- Historic Sites
November/December 2004 | Volume 55, Issue 6
The most indispensable photographs show us who we are: the formal portraits of our great-grandparents as newly arrived immigrants and our own parents on their wedding day; the candid snapshots of our youthful selves and of our own children at moments in time gone forever. They mean little to anyone whose life is not tied to the memories.
Pictures that teach us how to see are the next most indispensable photographs. William Carlos Williams wrote in his novel
Indispensable photographs should not be confused with photographs of important historic events: the joining of the rails at Promontory Point; the Wright brothers’ plane lifting off at Kitty Hawk; the first man on the moon; the horrors of Auschwitz, My Lai, and Kent State; Ike rallying the troops on D-day; Martin Luther King, Jr., giving his “I Have a Dream” speech; John F. Kennedy, Jr., saluting his dead father. These images are part of our collective historical consciousness and are vitally significant, but their importance is inherent in the subjects they depict, not in the manner in which they frame moments in time.
Ten indispensable American photographs in chronological order:
by Alexander Gardner (1865). Here is one of the first celebrity portraits. Payne was a criminal; he had attempted to assassinate President Lincoln’s Secretary of State, William H. Seward.
He was hanged for his role in the plot. There were 10 conspirators; Alexander Gardner photographed 8 of them, but Lewis Payne was the only one who knew how to play to the camera and use his good looks to seduce his contemporaries and every succeeding generation.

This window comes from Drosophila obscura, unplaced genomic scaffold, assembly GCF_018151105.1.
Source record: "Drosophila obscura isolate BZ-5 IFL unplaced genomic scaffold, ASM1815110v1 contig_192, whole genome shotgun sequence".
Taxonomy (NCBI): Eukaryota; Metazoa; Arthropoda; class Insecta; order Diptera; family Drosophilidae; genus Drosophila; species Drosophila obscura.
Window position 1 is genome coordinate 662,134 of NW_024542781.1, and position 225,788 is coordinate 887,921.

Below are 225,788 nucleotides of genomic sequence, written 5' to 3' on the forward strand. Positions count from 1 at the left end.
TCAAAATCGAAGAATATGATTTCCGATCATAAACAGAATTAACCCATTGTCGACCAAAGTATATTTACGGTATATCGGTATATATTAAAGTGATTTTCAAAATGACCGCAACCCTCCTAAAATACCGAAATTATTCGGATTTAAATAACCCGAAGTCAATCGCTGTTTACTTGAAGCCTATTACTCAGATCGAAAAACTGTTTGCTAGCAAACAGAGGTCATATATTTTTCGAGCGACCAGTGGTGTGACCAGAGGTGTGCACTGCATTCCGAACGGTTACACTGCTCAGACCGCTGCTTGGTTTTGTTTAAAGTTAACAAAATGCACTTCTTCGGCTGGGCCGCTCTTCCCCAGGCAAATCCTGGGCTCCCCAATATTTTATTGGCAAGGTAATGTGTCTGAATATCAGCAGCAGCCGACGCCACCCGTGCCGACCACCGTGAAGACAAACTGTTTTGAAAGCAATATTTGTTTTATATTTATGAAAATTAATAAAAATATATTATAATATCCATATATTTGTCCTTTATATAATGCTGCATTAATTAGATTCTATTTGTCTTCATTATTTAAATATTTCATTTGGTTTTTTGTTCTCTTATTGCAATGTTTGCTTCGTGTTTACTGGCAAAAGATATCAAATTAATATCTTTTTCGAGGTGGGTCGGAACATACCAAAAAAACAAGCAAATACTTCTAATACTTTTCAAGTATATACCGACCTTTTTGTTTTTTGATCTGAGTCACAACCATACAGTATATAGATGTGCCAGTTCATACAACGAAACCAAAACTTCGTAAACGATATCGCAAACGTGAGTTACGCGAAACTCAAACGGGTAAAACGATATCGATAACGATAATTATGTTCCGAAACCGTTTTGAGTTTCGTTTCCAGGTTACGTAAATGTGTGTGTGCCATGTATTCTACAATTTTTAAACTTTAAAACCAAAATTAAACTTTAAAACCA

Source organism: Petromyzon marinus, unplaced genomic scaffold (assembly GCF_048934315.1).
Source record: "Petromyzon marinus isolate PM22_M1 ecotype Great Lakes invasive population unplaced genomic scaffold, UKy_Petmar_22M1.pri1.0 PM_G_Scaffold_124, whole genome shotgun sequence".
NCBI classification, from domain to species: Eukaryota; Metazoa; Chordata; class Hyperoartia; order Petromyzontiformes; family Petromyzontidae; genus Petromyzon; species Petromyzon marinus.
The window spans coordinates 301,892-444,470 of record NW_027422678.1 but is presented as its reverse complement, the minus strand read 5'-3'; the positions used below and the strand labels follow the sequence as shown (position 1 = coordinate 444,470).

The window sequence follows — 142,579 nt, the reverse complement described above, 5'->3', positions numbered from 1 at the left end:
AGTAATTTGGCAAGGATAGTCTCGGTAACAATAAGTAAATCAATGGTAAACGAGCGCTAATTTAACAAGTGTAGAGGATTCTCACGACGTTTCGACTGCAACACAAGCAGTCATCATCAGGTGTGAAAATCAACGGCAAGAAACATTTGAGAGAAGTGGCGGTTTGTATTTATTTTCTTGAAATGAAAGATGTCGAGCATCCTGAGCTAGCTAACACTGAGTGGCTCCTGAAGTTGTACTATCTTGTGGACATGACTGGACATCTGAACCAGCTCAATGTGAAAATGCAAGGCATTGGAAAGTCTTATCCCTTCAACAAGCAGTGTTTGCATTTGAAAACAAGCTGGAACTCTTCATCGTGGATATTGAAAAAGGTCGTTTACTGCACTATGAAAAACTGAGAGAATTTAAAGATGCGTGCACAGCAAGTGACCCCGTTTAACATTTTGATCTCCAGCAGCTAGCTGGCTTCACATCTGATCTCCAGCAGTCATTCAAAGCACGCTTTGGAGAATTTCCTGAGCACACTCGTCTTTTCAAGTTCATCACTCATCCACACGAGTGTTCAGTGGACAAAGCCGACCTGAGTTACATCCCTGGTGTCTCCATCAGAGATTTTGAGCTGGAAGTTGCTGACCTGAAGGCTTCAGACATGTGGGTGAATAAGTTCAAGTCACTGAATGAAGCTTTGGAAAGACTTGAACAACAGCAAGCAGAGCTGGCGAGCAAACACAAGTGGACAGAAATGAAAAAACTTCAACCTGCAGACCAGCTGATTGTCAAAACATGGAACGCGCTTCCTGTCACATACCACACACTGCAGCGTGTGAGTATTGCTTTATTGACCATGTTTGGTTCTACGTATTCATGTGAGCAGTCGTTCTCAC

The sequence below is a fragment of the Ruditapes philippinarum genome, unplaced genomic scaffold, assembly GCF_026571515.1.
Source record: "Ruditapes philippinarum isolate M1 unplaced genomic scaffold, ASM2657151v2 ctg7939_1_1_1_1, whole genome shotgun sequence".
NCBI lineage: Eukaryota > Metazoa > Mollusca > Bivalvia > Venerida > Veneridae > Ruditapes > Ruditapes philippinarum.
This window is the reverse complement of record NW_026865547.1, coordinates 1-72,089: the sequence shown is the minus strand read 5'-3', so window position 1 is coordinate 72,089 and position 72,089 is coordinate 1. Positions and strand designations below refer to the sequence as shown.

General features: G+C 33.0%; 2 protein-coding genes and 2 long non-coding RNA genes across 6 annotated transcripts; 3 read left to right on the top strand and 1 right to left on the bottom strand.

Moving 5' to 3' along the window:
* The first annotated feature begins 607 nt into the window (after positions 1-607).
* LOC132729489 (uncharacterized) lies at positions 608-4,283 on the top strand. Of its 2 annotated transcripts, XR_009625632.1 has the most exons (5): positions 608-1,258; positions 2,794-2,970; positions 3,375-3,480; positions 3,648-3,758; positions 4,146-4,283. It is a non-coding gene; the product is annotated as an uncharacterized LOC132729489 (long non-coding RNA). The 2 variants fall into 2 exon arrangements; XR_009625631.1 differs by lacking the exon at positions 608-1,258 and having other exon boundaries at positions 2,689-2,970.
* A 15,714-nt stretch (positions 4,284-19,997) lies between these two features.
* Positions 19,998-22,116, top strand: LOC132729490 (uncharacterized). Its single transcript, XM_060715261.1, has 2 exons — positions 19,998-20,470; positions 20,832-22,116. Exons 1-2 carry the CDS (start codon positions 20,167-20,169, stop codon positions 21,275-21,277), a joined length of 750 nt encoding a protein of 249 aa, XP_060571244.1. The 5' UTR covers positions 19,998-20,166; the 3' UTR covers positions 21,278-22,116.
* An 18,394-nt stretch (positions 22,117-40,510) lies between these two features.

The portrait of Payne is indispensable in reminding us that the camera can make celebrities out of both the worthy and the unworthy. The image is not the reality.
by Timothy O’Sullivan (1863). This is one of the greatest war photographs. It is a eulogy to all who have fallen in battle, a meditation on life and death. It simultaneously honors the men by forever hallowing the ground on which they fell and presents their once-pulsating bodies as human debris, used and abused. This image makes sacred the sacrifice but shows there is no glory.
by Eadweard Muybridge (1878–79). William M. Ivins, Jr., of the Metropolitan Museum of Art, wrote, “The nineteenth century began by believing that what was reasonable was true, and it would end up by believing that what it saw in a photograph of was true.” No group of photographs illustrates this arresting observation better than the human and animal locomotion studies Eadweard Muybridge made in the late 187Os and 188Os. Rebecca Solnit, in her brilliant recent book
by Lewis Hine (1905). A great portrait is supposed to be able to reveal the character, the essence, of the individual. Mine’s portrait of this unnamed young woman on the threshold of a new life reveals little about her except her ability to be totally in the moment—to proclaim, “I am here.” The marvel of this portrait is that one feels her courage without knowing anything of her past or her future. The photograph is homage to the individuality of each immigrant to our shores.